11 reviews for Counseling People with Early-Stage Alzheimer’s Disease

  1. :

    “In the course of making early-stage dementia a priority at the national level, the Alzheimer’s Association held several town hall meetings across the country to hear firsthand the concerns of people with early-stage dementia. Robyn Yale’s framework of clinical counseling for people with early memory loss, with its three domains of coping, addresses these concerns beautifully and provides an outstanding model for counseling this population. The unique concerns of people with early dementia—which include being marginalized by family and friends, practical issues like knowing when to stop driving, and finding purpose and meaning in a life detoured by this diagnosis—need to be dealt with sensitively and expertly, and this book gives counselors the tools they need to do just that.”
    Ginny Helms, Vice President of Chapter Services & Public Policy, Alzheimer’s Association, Georgia Chapter

  2. :

    “Once again, Robyn Yale has forged new ground. In the same way that her first book, Developing Support Groups for Individuals with Early-Stage Alzheimer’s Disease, became the standard text for facilitating support groups for people with early dementia, this profound and timely book is a must-read for professionals who are providing individualized services to this population. It provides an excellent foundation for understanding the special issues that people with early dementia face, and details a clear, compelling model for one-on-one clinical counseling based on her many years of experience. Presented in a fresh and original style, it offers an easy-to-follow template that I know from first-hand experience works extremely well; making a huge and positive difference in the lives of the counselees.”
    Suzette Binford, Programs Director, Alzheimer’s Association, Georgia Chapter

  3. :

    “Robyn Yale has been a pioneer in providing support to individuals with Alzheimer’s disease (AD) and their care partners. Her early writings are seen as essential resources for early stage support groups, and many professionals across the country and around the world have replicated her models in their communities. With the growing number of individuals with AD, as well as earlier detection, finding ways to continue to support individuals in the early stages and their care partners is imperative. With Counseling People with Early-Stage Alzheimer’s Disease: A Powerful Process of Transformation, Robyn Yale takes her pioneering work to the next level as she discusses counseling in the early stages. In this new resource, Yale takes readers through every step—from developing a counseling approach to evaluating it, and everything in between. Based on findings from a pilot program, as well as years of experience, this new book is sure to be another excellent resource from Robyn Yale for those providing support for individuals with AD and their care partners.”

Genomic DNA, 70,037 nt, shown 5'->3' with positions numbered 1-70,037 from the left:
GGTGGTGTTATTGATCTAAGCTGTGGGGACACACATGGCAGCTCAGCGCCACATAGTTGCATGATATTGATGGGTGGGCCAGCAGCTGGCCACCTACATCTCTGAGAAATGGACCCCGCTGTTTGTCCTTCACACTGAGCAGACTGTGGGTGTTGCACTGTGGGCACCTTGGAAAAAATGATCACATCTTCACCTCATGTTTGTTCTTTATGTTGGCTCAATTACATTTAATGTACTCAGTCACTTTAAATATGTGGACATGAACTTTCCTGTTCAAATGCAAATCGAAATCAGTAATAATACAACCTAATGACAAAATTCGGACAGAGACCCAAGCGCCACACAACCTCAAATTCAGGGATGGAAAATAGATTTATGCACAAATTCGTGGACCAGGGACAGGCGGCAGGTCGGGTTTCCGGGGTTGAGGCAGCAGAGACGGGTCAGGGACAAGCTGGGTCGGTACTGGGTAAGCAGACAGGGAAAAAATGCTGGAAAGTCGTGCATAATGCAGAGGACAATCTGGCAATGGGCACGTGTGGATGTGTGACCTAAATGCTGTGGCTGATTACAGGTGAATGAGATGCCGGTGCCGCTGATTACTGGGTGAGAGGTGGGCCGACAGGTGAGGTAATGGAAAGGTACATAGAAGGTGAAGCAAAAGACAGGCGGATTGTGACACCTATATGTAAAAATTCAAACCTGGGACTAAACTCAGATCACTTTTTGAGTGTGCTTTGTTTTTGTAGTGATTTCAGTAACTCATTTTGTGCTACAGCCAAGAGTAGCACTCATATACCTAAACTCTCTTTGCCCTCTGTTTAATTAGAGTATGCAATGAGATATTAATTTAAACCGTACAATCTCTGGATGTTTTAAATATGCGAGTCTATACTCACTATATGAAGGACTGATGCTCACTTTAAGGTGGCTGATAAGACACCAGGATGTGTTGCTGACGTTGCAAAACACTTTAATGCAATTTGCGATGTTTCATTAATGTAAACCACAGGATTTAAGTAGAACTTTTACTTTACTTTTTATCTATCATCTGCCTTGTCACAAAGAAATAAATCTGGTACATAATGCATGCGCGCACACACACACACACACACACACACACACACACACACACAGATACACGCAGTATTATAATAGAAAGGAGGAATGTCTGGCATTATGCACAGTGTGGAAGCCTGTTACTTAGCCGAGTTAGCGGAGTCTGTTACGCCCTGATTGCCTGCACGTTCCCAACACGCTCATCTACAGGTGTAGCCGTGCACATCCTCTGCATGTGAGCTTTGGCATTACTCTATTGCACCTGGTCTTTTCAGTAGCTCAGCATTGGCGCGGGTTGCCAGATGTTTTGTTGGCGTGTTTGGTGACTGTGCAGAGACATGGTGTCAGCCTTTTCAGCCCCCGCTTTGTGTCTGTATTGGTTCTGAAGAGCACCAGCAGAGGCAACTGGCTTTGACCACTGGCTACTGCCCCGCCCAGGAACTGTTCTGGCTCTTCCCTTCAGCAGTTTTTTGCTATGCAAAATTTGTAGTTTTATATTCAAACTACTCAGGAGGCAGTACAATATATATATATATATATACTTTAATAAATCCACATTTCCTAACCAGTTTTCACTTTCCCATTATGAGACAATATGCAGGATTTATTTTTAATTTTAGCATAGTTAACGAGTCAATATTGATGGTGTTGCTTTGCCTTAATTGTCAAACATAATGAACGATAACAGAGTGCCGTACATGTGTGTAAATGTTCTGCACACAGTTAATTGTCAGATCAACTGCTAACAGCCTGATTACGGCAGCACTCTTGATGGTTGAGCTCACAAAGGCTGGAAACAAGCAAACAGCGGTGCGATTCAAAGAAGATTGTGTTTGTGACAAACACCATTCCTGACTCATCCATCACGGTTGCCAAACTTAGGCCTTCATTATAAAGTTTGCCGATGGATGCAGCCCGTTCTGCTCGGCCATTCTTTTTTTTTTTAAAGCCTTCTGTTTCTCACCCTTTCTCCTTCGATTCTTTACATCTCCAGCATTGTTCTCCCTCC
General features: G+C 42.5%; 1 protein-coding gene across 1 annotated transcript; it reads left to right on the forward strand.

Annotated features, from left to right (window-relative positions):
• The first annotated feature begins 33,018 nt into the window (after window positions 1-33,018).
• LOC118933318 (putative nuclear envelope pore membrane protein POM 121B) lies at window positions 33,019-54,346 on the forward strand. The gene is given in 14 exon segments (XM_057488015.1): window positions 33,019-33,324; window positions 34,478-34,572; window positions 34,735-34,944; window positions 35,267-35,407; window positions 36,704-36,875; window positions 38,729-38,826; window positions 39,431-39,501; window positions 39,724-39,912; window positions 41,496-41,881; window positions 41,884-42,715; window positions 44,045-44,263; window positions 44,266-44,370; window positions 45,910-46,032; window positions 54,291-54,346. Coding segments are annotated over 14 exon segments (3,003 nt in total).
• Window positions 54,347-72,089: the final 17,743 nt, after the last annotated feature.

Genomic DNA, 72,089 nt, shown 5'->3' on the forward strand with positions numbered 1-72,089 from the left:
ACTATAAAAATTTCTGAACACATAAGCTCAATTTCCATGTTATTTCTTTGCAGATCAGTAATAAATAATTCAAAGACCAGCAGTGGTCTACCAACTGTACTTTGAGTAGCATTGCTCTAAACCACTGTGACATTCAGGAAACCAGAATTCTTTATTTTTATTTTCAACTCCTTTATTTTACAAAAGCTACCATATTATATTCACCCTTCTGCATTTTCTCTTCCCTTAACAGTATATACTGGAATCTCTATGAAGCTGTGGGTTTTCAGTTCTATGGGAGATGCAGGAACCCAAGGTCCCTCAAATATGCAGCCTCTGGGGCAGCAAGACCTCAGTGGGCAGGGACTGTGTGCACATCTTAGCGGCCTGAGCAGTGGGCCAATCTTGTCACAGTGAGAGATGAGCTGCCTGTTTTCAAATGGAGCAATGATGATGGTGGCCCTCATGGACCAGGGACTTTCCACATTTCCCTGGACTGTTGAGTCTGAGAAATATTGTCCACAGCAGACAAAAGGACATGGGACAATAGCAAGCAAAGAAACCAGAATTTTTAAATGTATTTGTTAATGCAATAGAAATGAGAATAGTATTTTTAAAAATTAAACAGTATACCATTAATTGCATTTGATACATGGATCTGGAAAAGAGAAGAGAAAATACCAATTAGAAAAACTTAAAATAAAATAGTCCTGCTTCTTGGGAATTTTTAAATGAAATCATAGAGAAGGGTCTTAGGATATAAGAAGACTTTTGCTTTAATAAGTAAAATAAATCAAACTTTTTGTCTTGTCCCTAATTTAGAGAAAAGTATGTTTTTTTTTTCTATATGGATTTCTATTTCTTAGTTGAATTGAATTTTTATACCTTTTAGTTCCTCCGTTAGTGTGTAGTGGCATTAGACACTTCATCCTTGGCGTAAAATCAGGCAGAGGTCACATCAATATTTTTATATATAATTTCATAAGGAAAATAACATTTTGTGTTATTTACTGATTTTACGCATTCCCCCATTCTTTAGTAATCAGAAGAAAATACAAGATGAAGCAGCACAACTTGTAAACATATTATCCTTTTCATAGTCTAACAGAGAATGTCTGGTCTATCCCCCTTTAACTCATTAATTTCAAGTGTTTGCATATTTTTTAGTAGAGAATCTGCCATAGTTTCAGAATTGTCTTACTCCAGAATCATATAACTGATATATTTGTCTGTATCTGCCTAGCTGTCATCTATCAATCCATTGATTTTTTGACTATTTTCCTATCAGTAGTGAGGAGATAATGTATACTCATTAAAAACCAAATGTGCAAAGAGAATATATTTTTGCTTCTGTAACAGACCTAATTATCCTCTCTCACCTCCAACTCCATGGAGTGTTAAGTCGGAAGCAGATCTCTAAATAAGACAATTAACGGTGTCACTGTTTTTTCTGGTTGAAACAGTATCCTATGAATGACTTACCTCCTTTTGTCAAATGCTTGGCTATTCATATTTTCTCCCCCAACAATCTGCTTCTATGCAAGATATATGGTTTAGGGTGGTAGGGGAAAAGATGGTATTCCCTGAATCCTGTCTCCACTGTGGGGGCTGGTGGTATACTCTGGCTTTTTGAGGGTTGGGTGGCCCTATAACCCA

Sam Fazio, PhD, author of The Enduring Self in People with Alzheimer’s: Getting to the Heart of Individualized Care and co-author of Rethinking Alzheimer’s Care

  4. :

    “In her latest book, Counseling People with Early-Stage Alzheimer’s Disease: A Powerful Process of Transformation, Robyn Yale once again provides an invaluable resource for professionals who work with individuals in the early stages of AD or a related disorder. Building on her pioneering work with early stage support groups, the author now uses her decades of experience to offer a detailed guide to developing therapeutic relationships with this population. Drawing on the strengths of many therapeutic styles compatible for work with early stage individuals, this book provides a solid guide through the many challenges experienced by those diagnosed, including assistance in evaluating who will benefit from a therapeutic intervention, and in developing measurable goals. The strengths of the person diagnosed and the therapist are honored throughout the process, as skills and confidence are honed, benefiting everyone involved. For anyone who works in this field, this book is enlightening. For clinical professionals who work with the early stage population, this book is a critical resource.”
    Judy Filippoff, MSW, Early Stage Program Coordinator, Alzheimer’s Association, Northern California and Northern Nevada

  5. :

    “Robyn Yale is a pioneer. A trailblazer who nearly 30 years ago challenged the accepted wisdom of the time and illustrated how it was possible to support the person living with early-stage Alzheimer’s disease through self-care and group activities. In this, her new book, Robyn continues to innovate, motivate and inspire. Through an accessible description of her ‘Framework for Coping with Early Dementia’ which seamlessly links each chapter, Robyn provides a context for counselling the person with dementia that is inclusive of family and relationships. Such connections are essential ingredients for human growth: they transform lives. Powerfully. Read this book, it will transform your understanding and practice in dementia.”